[0071] In this embodiment, (i) a first low-noise amplifier LNA1 has been added at the output of first bandpass filter PBF1, and (ii) a second low-noise amplifier LNA2, and a variable phase shifter VPS, have been added at the output of second bandpass filter PBF2, in order to promote achievement of the desired cancellation. The addition of the low-noise amplifiers LNA1, LNA2 in both of the signal paths improves the minimum detectable signal of the bandpass filter circuit, and of any receiver for which the bandpass filter circuit serves as a “front end”. This improvement comes at the expense of increased dc power dissipation. However, in most cases this trade-off is a very desirable since the signal output Vout of the filter circuit normally next feeds into the input low-noise amplifier of a receiver (both not shown) in any case, and power sufficient to energize low noise amplifiers is commonly available, or can readily be made available. Moreover, the linearity requirements on at least the second low-noise amplifier LNA2 at the output of the second bandpass filter BPF2 are very modest, since it is amplifying a relatively small signal.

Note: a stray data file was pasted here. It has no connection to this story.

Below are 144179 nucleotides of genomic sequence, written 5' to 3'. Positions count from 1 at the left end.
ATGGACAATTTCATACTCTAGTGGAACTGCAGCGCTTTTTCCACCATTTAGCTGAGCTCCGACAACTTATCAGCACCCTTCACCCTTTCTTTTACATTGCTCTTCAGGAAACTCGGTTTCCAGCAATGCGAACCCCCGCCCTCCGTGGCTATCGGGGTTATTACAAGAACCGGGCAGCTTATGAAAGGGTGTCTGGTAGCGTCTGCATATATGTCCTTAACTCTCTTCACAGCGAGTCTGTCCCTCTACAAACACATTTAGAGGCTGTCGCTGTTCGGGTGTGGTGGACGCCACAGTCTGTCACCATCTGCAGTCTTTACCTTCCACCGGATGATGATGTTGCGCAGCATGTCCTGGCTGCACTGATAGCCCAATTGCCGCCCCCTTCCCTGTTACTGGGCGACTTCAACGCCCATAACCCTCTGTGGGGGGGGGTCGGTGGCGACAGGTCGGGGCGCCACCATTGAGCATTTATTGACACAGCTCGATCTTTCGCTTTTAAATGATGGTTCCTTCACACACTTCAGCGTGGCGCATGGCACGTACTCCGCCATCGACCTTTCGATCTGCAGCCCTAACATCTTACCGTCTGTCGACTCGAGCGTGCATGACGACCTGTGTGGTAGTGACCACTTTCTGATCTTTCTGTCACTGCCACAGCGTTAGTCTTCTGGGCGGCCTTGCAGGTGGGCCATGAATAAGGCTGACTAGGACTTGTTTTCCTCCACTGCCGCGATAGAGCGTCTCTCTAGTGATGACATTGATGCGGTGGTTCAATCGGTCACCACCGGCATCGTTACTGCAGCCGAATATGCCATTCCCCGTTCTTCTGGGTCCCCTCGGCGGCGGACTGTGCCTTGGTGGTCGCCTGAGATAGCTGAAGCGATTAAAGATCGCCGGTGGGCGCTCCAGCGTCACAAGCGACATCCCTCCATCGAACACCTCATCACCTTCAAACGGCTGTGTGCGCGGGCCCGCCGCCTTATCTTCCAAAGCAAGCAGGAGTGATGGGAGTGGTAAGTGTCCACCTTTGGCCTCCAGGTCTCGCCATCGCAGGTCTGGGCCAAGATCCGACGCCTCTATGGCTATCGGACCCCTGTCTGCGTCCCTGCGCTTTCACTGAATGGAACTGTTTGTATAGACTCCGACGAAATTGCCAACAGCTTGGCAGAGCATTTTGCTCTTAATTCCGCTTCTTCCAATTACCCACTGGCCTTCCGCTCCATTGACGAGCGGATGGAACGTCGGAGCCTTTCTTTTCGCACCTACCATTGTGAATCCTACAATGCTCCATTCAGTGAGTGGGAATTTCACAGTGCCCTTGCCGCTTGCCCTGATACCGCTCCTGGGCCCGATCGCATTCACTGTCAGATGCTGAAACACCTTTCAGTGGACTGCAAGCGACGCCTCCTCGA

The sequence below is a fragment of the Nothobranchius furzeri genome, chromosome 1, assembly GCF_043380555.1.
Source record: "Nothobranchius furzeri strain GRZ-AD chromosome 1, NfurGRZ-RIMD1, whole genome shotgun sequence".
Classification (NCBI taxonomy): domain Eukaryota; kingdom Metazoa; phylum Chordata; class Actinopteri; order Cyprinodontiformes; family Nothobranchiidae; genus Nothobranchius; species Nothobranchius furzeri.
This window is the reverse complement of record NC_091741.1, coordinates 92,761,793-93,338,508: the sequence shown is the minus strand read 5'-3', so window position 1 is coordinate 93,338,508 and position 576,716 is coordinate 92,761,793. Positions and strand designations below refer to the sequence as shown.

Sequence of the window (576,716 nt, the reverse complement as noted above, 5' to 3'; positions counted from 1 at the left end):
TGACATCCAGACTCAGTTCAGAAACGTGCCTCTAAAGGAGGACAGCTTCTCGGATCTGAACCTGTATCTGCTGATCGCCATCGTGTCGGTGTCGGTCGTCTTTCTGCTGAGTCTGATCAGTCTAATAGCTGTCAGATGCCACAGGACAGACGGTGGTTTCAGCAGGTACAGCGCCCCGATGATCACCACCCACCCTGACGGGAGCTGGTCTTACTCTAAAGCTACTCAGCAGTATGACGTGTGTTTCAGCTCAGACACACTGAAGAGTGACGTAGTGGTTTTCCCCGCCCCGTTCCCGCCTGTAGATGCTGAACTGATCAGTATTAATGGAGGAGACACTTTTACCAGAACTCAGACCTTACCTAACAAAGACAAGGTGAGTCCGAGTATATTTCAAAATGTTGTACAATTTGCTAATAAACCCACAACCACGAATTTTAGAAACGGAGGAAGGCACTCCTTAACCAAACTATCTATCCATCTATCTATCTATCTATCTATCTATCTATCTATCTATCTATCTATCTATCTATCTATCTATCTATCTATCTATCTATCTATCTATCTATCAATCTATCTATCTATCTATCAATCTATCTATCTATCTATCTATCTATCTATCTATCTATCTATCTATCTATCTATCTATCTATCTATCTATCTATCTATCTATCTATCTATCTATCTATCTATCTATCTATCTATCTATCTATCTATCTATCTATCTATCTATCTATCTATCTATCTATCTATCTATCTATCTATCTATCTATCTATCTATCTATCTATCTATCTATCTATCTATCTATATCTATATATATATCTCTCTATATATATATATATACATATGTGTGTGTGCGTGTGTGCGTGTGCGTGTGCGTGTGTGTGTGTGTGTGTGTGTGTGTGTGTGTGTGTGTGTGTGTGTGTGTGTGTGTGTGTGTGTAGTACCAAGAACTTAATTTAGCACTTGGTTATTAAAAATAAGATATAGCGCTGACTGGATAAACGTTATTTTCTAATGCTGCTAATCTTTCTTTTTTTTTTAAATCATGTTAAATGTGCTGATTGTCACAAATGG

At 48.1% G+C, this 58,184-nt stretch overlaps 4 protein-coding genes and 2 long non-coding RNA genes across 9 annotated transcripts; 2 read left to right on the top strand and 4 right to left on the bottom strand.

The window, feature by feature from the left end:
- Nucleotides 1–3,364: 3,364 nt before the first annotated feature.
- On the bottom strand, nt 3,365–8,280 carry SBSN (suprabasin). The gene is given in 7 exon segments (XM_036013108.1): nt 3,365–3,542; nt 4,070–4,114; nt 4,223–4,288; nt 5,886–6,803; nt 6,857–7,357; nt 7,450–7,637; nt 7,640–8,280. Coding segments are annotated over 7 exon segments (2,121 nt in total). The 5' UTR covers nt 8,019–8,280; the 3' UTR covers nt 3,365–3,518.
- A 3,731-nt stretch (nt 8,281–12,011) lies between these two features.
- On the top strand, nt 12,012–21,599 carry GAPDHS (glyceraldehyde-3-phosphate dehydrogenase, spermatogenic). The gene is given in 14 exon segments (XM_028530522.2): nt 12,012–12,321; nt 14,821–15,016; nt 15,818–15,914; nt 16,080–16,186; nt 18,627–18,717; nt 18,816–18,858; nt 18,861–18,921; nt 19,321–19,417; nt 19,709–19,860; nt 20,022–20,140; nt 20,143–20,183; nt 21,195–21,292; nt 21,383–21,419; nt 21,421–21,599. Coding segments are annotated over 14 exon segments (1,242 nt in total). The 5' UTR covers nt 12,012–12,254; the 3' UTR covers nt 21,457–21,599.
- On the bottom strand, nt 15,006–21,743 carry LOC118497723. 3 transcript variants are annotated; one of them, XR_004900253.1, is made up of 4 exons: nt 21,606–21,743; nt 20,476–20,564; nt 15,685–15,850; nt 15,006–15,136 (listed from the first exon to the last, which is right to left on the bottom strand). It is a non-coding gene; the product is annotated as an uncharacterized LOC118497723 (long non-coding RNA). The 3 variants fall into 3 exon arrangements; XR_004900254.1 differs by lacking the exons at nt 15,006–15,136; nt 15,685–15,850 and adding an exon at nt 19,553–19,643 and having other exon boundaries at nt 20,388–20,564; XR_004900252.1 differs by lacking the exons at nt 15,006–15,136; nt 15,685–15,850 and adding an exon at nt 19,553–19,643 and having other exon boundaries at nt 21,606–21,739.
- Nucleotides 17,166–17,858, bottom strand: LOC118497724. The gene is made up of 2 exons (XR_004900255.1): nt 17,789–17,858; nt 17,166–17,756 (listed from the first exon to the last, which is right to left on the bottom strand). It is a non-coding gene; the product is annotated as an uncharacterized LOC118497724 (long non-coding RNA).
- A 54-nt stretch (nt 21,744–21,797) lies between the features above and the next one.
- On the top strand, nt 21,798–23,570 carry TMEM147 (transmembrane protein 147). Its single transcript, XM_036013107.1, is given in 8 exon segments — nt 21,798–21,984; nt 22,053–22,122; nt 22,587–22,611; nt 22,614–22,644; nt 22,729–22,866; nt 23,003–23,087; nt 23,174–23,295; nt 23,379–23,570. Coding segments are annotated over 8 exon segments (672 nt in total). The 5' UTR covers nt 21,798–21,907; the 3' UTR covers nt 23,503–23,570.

[0072] Accordingly, a low-noise amplifier in each branch—i.e., the first low noise amplifier LNA1 in the first branch and the second low noise amplifier LNA2 in the second branch—lower the noise contribution from the linearization stage.

[0073] 2. Practical Application of the Bandpass Filter Circuits, and Bandpass Filtering Method, of the Present Invention

[0074] Traditional “front-end” filters for cellular radio base stations employ cavity resonators as bandpass filters. Thee cavity resonator bandpass filter are physically bulky and exhibit high loss.

[0075] The superior loss and noise characteristics of thin-film superconducting bandpass filters offer dramatic improvements over these previous cavity resonator bandpass filters. However, the linearity, and resultant distortion, of thin-film superconducting bandpass filters is poor. The circuit of the present invention suffices to dramatically improve the effective linearity, and distortion in the output signal, resultant from the use of these thin-film superconducting bandpass filters.

[0076] In accordance with the preceding explanation, variations and adaptations of the circuit and method improving for linearity, and reducing distortion, in microwave rf bandpass filters, especially superconducting filters, in accordance with the present invention will suggest themselves to a practitioner of the electrical circuit, and rf filter, design arts. For example, the phase changer PS shown in FIG. 1 could operate in the first branch of the circuit, instead of it illustrated position within the second branch.